5. Exam Hall Ego: Another common mistake candidates make during exam hall is wastage of time while facing a question based solely on their ego.

  • Let's say Student A has dedicated hours of his time in reading polity but is not able to solve a basic question of Polity in Prelims. This not only reduces the confidence in aspirant A but also builds in guilt.
  • Based solely on his ego, he wastes his precious time trying to solve the polity question, only to realize later that he could have fetched marks in other unattempted questions. This clarity of thought is normally found lacking in new aspirants and needs to be kept in mind.
  • The objective of the candidate in prelims is not to top the examination but to clear the exam. This means you should fetch marks, no matter from which subject.

6. Marking of OMR Sheets in the Last Minute: Another mistake commonly observed is the marking of OMR sheets in the last few minutes by students.

  • After the prelims examination, lot of students could be heard complaining that their invigilator did not provide them with enough time to mark their OMR sheet. This logic is both irrational and foolish and should to be avoided.

7. CSAT Paper: While solving the qualifying paper of prelims, i.e., the CSAT paper, students should focus on their strengths.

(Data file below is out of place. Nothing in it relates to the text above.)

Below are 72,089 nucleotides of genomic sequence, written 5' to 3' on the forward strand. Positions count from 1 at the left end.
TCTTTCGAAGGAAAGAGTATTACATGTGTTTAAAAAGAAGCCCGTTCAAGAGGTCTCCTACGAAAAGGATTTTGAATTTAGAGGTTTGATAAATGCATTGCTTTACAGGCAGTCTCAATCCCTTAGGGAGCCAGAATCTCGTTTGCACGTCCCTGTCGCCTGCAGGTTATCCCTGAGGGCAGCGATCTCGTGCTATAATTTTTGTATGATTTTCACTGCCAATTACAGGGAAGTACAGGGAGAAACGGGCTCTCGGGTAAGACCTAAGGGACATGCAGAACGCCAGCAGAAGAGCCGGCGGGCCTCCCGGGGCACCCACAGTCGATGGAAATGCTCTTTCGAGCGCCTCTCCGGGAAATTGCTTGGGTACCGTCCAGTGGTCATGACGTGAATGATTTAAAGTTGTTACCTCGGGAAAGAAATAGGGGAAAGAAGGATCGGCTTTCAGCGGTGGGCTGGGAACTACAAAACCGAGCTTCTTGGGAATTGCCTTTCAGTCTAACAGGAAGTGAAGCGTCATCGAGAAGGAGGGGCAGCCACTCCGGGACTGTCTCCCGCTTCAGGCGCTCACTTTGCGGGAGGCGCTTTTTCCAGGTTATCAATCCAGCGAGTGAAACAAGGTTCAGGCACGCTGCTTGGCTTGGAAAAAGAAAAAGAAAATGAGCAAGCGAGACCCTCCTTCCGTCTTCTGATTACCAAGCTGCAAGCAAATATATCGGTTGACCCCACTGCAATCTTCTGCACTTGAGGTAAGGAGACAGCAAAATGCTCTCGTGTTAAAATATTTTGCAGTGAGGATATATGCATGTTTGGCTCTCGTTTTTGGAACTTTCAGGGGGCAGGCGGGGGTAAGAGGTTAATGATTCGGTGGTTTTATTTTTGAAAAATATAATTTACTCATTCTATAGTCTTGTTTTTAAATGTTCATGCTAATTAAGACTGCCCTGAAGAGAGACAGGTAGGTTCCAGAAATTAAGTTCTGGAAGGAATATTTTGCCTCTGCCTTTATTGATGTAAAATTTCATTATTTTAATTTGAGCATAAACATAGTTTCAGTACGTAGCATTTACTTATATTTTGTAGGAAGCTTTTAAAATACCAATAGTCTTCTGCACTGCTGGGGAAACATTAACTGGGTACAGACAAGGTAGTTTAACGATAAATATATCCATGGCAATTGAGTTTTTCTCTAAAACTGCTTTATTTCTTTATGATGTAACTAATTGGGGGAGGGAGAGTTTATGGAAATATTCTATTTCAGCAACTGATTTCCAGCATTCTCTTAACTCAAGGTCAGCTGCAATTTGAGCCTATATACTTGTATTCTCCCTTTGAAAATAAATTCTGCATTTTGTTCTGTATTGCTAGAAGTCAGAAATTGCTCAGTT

• It has been observed that many students are afraid of aptitude and reasoning in the CSAT paper. Revising some basic concepts of Class 10 would be a great help in scoring decent marks in aptitude section.
  • The students can also rely on passages and comprehensions to ensure they sail through the minimum cut off. Solving few CSAT papers would go a long way in building up that confidence.

8. Strategise, Prepare, Revise and Practise: During the preparation phase of prelims, it all comes down to limiting the sources of reference books, revising the selected books religiously and preparing one's own notes for each subject.

  • These notes will help in quick revision and come in handy even during the mains preparation.
  • The last three months before UPSC prelims is of utmost importance and needs a detailed strategy which should be based on solving the previous ten year UPSC prelims question papers and understanding the trend of the exam. This should help you in devising a specific strategy, according to your needs focussing specifically on your weak areas.
  • Once a study plan is fixed, sticking to the time table at all costs should reflect the strength of your resolve and be a testament of your will.
  • No prelims preparation is complete without solving multiple choice question papers of different reputable coaching institutes. These tests help in self assessment and build up clarity and confidence on the subject among the aspirants over time.
  • During preparation, students need to keep in mind that there is no dearth of books or study material in the market. Chasing a particular book or study material during the last stages of prelims is a mistake in itself. The students need to understand the paucity of time and should stay away from such books and coaching institutes that claim guaranteed success in UPSC prelims in the last minute.
  • Finally, there can be no substitute to faith and confidence in oneself during the preparation phase. The mantra- "Self-trust is the first step towards success" rings true in this regard.
D P Vajpayee
Director Delhi Institute For Administrative Services (DIAS)
Safely OPT For Science Optionals: They Are Evergreen